12 Good Ol' Facts About The Dukes of Hazzard

mentalfloss.com | 1/26/2019 | Staff
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When The Dukes of Hazzard premiered on January 26, 1979, it was intended to be a temporary patch in CBS’s primetime schedule until The Incredible Hulk returned. Only nine episodes were ordered, and few executives at the network had any expectation that the series—about two amiable brothers at odds with the corrupt law enforcement of Hazzard County—would become both a ratings powerhouse and a merchandising bonanza. Check out some of these lesser-known facts about the Duke boys, their extended family, and the gravity-defying General Lee, which made their small-screen debut 40 years ago today.

1. The network chairman hated the show.

CBS - Chairman - William - Paley - Idea

CBS chairman William Paley never quite bought into the idea of spinning his opinion to match the company line. Having built CBS from a radio station to one of the “Big Three” television networks, he had harvested talent as diverse as Norman Lear and Lucille Ball, a marked contrast to the Southern-fried humor of The Dukes of Hazzard. In his 80s when it became a top 10 series and seeing no reason to censor himself, Paley repeatedly and publicly described the show as “lousy.”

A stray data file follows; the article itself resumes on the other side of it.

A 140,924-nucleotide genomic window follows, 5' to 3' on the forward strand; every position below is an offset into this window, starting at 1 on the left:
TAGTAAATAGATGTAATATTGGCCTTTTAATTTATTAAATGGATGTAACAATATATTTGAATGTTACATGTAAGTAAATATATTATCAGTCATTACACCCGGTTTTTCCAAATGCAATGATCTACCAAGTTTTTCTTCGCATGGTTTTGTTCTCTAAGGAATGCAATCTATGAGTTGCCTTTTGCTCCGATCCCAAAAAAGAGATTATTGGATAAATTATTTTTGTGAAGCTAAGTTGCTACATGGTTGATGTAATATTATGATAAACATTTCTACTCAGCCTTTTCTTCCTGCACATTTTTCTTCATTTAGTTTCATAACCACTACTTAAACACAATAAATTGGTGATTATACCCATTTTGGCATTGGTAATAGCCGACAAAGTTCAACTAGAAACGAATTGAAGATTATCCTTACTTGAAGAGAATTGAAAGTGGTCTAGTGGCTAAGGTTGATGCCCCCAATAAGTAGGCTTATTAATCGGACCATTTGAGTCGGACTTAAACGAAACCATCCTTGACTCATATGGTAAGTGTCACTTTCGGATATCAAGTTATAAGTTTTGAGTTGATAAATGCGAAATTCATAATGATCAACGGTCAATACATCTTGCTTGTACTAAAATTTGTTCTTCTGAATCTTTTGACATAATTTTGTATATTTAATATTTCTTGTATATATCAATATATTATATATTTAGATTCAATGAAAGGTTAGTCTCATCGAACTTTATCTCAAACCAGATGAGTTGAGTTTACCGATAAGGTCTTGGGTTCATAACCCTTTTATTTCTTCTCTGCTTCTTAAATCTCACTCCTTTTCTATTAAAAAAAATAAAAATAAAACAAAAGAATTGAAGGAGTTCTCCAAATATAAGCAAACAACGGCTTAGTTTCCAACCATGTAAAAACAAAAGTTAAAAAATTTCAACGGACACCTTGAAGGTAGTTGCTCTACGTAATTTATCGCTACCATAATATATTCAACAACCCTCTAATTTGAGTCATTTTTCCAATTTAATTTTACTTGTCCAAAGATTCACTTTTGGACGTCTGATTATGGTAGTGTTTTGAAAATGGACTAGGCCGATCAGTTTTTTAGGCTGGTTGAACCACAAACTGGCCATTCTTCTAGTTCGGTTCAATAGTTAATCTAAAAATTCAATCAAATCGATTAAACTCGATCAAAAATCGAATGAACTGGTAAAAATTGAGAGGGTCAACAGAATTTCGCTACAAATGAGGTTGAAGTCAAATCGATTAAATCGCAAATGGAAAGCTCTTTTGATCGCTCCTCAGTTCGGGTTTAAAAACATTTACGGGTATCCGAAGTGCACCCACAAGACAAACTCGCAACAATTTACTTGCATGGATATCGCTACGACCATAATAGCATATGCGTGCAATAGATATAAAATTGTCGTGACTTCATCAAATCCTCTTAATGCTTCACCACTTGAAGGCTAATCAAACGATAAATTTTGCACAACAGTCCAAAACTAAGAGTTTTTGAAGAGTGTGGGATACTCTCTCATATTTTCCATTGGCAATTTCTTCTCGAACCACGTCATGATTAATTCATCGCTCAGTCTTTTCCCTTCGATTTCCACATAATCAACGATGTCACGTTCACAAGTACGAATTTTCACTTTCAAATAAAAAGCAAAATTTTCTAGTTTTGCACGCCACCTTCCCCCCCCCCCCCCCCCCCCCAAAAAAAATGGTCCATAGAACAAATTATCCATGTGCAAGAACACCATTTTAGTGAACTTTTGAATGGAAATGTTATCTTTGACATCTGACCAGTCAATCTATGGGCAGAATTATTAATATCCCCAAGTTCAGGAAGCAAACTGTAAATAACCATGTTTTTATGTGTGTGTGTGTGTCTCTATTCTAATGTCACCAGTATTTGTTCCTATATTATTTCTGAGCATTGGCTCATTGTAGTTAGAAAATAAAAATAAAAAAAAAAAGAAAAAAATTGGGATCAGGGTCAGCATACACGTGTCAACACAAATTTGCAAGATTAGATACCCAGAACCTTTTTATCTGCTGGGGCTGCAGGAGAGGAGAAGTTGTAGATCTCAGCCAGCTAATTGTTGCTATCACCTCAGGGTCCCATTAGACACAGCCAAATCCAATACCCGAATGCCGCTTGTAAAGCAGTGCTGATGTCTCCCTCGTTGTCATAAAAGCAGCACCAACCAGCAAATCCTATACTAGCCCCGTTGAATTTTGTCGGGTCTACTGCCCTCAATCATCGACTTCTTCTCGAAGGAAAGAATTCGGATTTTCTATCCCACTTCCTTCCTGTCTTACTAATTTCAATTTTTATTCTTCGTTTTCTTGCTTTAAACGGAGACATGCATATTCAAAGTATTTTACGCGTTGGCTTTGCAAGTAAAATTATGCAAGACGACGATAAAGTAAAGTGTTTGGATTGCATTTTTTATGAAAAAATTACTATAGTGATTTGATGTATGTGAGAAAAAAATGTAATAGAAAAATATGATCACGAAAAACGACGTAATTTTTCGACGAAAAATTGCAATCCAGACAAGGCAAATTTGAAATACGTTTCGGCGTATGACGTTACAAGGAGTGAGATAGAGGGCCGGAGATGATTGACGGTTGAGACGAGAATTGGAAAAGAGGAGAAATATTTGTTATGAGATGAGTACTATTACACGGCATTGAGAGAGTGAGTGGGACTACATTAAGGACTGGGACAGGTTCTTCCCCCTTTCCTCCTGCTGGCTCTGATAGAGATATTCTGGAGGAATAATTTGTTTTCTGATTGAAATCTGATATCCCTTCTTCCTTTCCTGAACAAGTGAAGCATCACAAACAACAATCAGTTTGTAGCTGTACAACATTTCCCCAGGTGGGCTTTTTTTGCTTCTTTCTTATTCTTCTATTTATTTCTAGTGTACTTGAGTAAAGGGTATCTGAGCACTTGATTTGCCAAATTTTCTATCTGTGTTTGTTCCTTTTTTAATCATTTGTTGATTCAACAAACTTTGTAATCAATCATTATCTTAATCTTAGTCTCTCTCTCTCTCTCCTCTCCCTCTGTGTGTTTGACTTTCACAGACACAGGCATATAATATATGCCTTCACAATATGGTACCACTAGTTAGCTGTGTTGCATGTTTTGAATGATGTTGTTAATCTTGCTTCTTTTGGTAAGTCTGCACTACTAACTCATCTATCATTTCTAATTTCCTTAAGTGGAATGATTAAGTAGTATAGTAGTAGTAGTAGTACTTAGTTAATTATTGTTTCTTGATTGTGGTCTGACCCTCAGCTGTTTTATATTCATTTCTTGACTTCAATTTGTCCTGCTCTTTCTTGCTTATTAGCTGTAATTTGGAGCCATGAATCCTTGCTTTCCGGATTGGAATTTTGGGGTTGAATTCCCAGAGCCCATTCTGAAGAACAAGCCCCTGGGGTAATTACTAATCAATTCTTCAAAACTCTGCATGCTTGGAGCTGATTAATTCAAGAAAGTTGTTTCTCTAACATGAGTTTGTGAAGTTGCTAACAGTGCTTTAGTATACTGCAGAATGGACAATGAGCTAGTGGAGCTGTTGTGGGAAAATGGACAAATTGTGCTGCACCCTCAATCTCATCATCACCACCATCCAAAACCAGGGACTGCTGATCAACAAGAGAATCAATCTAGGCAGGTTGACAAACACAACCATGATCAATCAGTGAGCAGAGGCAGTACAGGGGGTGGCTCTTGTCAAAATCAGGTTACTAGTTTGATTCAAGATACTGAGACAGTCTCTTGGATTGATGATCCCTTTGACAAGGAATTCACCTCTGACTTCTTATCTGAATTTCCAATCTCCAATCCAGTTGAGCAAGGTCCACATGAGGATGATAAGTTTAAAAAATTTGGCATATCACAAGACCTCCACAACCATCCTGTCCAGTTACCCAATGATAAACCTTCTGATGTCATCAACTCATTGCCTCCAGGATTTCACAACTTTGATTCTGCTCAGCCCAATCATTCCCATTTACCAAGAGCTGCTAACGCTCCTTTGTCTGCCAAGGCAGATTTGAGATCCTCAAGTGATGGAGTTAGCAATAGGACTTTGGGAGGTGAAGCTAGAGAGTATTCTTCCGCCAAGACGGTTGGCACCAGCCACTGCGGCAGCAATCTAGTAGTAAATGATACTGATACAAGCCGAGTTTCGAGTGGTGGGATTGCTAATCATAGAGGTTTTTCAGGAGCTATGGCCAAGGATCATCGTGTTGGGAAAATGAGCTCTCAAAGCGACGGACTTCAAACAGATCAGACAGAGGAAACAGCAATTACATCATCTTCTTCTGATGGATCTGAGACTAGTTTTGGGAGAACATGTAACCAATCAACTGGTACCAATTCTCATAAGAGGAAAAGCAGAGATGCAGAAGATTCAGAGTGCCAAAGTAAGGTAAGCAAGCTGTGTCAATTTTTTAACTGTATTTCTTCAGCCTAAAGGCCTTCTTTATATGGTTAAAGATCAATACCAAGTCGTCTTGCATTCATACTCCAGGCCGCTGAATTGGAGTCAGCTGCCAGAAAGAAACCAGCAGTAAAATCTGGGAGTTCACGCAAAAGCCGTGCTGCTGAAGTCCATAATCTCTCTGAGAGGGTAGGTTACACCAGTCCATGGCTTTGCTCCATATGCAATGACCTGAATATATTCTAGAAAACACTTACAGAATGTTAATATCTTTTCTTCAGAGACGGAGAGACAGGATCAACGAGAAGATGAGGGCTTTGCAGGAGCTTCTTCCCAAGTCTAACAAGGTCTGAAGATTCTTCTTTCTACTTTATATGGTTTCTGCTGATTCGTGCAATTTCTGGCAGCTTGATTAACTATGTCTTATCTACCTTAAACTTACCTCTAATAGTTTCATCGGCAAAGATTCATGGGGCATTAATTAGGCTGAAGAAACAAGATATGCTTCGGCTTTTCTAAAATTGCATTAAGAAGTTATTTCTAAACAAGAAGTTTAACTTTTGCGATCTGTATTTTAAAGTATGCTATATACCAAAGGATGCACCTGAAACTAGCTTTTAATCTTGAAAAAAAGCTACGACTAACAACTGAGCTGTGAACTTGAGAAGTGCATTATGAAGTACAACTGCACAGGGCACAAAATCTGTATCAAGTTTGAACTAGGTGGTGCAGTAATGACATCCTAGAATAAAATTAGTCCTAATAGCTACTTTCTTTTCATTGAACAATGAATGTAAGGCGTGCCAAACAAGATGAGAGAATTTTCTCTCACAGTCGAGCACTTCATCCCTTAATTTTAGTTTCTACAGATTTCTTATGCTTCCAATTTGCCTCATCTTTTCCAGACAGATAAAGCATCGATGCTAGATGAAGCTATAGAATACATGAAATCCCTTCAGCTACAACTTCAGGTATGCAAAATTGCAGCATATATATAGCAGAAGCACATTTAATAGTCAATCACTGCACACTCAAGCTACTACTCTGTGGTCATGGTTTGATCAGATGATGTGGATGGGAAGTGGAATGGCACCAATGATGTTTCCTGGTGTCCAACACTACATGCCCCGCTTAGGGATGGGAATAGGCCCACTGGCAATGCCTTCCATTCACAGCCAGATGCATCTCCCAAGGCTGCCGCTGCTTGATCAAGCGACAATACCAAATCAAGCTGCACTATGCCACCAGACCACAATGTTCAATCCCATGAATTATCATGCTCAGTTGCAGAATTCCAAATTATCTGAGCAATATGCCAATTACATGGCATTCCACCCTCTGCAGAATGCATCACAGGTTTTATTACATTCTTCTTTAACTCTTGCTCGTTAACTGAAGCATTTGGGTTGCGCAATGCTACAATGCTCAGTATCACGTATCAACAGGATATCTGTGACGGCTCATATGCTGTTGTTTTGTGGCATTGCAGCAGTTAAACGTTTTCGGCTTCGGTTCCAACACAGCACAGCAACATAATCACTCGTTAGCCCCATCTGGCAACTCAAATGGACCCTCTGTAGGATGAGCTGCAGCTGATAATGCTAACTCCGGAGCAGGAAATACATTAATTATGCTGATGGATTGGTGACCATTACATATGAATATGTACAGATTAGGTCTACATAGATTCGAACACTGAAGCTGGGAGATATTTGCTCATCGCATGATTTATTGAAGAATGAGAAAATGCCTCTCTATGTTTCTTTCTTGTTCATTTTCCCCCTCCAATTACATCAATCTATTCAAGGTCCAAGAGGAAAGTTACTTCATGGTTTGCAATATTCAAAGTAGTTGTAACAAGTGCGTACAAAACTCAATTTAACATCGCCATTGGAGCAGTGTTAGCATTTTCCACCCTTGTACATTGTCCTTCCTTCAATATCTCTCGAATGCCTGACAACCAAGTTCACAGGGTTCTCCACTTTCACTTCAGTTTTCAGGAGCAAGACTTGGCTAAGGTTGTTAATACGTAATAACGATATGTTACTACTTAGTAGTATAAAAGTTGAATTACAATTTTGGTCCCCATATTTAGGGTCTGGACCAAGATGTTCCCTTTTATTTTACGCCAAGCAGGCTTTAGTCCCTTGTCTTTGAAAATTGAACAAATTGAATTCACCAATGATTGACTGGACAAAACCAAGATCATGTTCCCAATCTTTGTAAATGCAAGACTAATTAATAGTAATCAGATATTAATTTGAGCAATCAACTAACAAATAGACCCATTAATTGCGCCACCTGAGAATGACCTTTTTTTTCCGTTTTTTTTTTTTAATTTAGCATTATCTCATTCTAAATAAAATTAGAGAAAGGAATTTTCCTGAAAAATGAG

2. The car got 35,000 fan letters a month.

John - Schneider - Tom - Wopat - Stars

While John Schneider and Tom Wopat were the ostensible stars of the show, both the actors and the show's producers quickly found out that the main attraction was the 1969 Dodge Charger—dubbed the General Lee—that trafficked brothers Bo and Luke Duke from one caper to another. Of the 60,000 letters the series was receiving every month in 1981, 35,000 wanted more information on or pictures of the car.

3. Dennis Quaid wanted to be Luke Duke—on one condition.

Show - Producers - Net - Leads - Dennis

When the show began casting in 1978, producers threw out a wide net searching for the leads. Dennis Quaid was among those interested in the role of Luke Duke—which eventually went to Wopat—but he...
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